Address: Southeast 60th Avenue and Belmont Street
Year built: Never
Square footage: 16,680
Market value: $776,690
Owner: Rosehill Investments LLC
How long it’s been empty: At least 39 years
Why it’s empty: Lack of urgency
Several WW readers have inquired about a long-vacant lot in the heart of the Tabor neighborhood.
“There is a large vacant lot on the northeast corner of Southeast Belmont Street and 60th Avenue,” wrote one of them, Gerard Lilly. “My wife and I moved to Portland in 1983 and it was vacant then and still is.”
The history of the property goes back to the untimely death of John Piacentini in 1988 at age 58. Piacentini founded Plaid Pantry in 1963 and built the chain to 161 stores before his death (106 stores remain today).
He sold the company but left his wife and six children a handsome estate. In a 2016 letter to city officials, a consultant working for the family said family members own 30 Portland investment properties through various entities, including Rosehill Investments LLC, the owner of the lot in question.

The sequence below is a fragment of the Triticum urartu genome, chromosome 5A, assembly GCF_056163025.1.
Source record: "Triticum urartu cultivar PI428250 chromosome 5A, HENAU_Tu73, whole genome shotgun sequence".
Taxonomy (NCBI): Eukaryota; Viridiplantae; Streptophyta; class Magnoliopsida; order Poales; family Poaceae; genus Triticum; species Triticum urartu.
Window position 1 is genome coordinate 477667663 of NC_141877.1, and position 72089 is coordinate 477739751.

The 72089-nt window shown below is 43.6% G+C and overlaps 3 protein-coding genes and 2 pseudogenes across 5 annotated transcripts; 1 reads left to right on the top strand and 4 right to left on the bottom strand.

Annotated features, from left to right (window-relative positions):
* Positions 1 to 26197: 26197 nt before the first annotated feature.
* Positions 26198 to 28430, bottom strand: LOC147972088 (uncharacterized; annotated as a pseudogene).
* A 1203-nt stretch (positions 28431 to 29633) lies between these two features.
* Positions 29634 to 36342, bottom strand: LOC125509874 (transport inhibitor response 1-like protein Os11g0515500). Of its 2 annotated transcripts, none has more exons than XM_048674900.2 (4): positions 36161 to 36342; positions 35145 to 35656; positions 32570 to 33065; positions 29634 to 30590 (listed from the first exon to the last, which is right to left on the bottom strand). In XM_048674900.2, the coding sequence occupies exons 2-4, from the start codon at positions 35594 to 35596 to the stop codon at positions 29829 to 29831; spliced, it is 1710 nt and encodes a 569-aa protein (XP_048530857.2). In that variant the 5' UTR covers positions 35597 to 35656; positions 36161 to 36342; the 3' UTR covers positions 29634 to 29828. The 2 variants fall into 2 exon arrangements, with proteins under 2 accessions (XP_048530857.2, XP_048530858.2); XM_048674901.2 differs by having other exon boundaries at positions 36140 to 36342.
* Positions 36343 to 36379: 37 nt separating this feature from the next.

Richard Piacentini of Seattle, one of John’s sons and a manager of the family’s properties, wrote separately to the city that year seeking a zoning change for the vacant Tabor property. That was granted, giving the lot more flexibility for development. But the new zoning—CM2, which allows residential development over ground floor commercial—didn’t change anything. (Neither Piacentini nor his consultant responded to requests for comment.)
The property’s permitting history shows that Rosehill Investments sought an earlier land use review in 2005, but did not move forward with development that time either. Over the years, people have filed three nuisance complaints against the lot: in 2007 for tall grass; in 2016 for an abandoned couch; and earlier this year, when somebody left a mattress and pet bed on the gravel lot.
On Sept. 25, evidence of a brief, recent habitation appeared—the charred remains of a tent and its abandoned contents, including a canned ham, an unused condom (size large), and a pair of men’s underpants. A neighbor, May Ross, says the property hasn’t been used for much of anything in the 25 years she’s lived nearby, except occasionally as a staging area for city street projects. As long as campers stay away, she says, the lot’s fallow condition doesn’t bother her.
“It’s no big deal,” Ross says. “It’s private property.”
Every week, WW examines one mysteriously vacant property in the city of Portland, explains why it’s empty, and considers what might arrive there next. Send addresses to firstname.lastname@example.org.